I must admit I did not listen to the speech until I ran across it on the blog. I read the comments first and then listened to the speech so that I could form my own opinion. I agree with others! His speech was motivational and I think it did addressed students on a more personal level this year. I applaud the fact that Obama is a president that gets it! IT TAKES A VILLAGE TO RAISE A CHILD! Why not allow the president to uplift children in a positive manor. Yes....parents to have the right to sensor what there child may watch or listen to...however, do not be bias because of your own personal opinions of him. I am a parent myself and I glad my child's school aired the message. Anything that can encourage her a to be a better person....I am all for it!

Richard Redding's picture
Anonymous (not verified)

In my opinion the school districts that failed to air President Obama's speech should have their funding pulled. At what point in time has President Obama said anything in a public forum that you or I wouldn't want our children hearing? He was elected by the majority of the voters last November while running on the very things/topics he is trying to accomplish now.What exactly is it he has tried to do that he didn't campaign on? Since when is the thoughts and words of "Our President" not good enough for the school children of America? He didn't get elected being an "idiot" that doesn't have enought sense to give a descent speech to school children. Some of us need to grow up and put our personal prejudices aside and stop making fools of ourselves!

Jean Marie's picture
Anonymous (not verified)

I remember it differently. I have been teaching for 20+ years and I don't remember a time my kindergarteners were suppose to listen to a speech from any president. I think addressing our children is an awesome idea. Why not do it at a time in the evening when parents could encourage a family viewing? It would have avoided a lot of controversy, alleviated much unneeded fear and maybe reached many more people. Leave the public schools out of political debate-unless it is a debate class.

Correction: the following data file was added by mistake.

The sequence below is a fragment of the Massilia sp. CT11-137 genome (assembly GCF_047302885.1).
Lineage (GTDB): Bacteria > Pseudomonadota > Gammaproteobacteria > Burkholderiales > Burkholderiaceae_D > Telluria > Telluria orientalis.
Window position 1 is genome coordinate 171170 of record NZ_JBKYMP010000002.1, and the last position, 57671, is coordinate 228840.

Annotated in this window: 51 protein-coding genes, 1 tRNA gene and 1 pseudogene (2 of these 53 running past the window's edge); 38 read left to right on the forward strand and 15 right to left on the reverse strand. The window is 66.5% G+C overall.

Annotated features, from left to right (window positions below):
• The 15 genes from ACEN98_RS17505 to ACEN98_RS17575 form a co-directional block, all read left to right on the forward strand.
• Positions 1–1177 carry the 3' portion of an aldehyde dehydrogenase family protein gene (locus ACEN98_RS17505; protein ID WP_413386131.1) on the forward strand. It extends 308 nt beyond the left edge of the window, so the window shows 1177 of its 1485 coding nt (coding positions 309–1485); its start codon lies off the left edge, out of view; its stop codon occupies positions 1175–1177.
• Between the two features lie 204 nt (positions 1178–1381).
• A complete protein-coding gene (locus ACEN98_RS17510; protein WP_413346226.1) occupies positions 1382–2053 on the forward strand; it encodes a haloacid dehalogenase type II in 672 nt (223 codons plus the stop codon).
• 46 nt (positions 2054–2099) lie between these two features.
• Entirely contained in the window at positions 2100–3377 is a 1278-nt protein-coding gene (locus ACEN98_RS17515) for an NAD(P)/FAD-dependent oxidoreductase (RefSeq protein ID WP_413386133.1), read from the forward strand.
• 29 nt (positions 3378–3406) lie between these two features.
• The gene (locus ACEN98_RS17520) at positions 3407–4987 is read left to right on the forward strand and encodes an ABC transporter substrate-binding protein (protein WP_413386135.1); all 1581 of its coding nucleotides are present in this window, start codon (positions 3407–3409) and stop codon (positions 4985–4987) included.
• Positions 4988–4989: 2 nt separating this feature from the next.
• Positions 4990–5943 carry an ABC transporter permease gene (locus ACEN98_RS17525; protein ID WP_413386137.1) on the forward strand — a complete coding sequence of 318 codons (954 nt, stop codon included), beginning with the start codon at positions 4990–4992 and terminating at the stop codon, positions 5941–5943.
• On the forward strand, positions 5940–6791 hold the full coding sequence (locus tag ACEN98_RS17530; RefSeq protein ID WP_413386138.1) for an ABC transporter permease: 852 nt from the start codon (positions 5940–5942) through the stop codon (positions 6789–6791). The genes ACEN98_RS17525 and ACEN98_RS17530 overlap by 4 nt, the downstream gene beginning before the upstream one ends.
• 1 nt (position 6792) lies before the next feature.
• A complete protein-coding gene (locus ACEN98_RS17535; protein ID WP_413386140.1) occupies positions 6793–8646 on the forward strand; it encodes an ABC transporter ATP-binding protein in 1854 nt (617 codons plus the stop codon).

Jean Marie's picture
Anonymous (not verified)

I think President Obama's speech was excellent. I only wish it had been aired at night so that families could have enjoyed it together. I believe it would have had a much more positive effect that way. I thought it was a bit overboard showing it k-12 across the nation. I can't remember in my twenty years of teaching having my kindergarten students be required to watch a speech by anyone. I thought it was handled well by my school. We taped the speech and showed it after parents had a chance to sign permission slips. If they didn't sign the student watched the speech. It was handled just like any other sensitive issue-and face it politics is a sensitive issue. I believe it was a matter of flawed publicity. If it had been aired at night, then available to be shown by teacher choice, I think people would have supported it for what it was-a very inspirational speech by the US President.

Abby's picture
Anonymous (not verified)

I think the Obama speech should have been aired in all the schools. No matter what people think, he is the president of the United States and we should respect him. If it were a professional football player, singer or actress/actor I'm sure they would have aired the speech, but due to political issues the speech had people upset. They didn't even realize Obama was not even gonig to talk about political issues, strictly about school and how to succeed. It was a wonderful speech and the schools who chose not to watch it really missed out on a great message!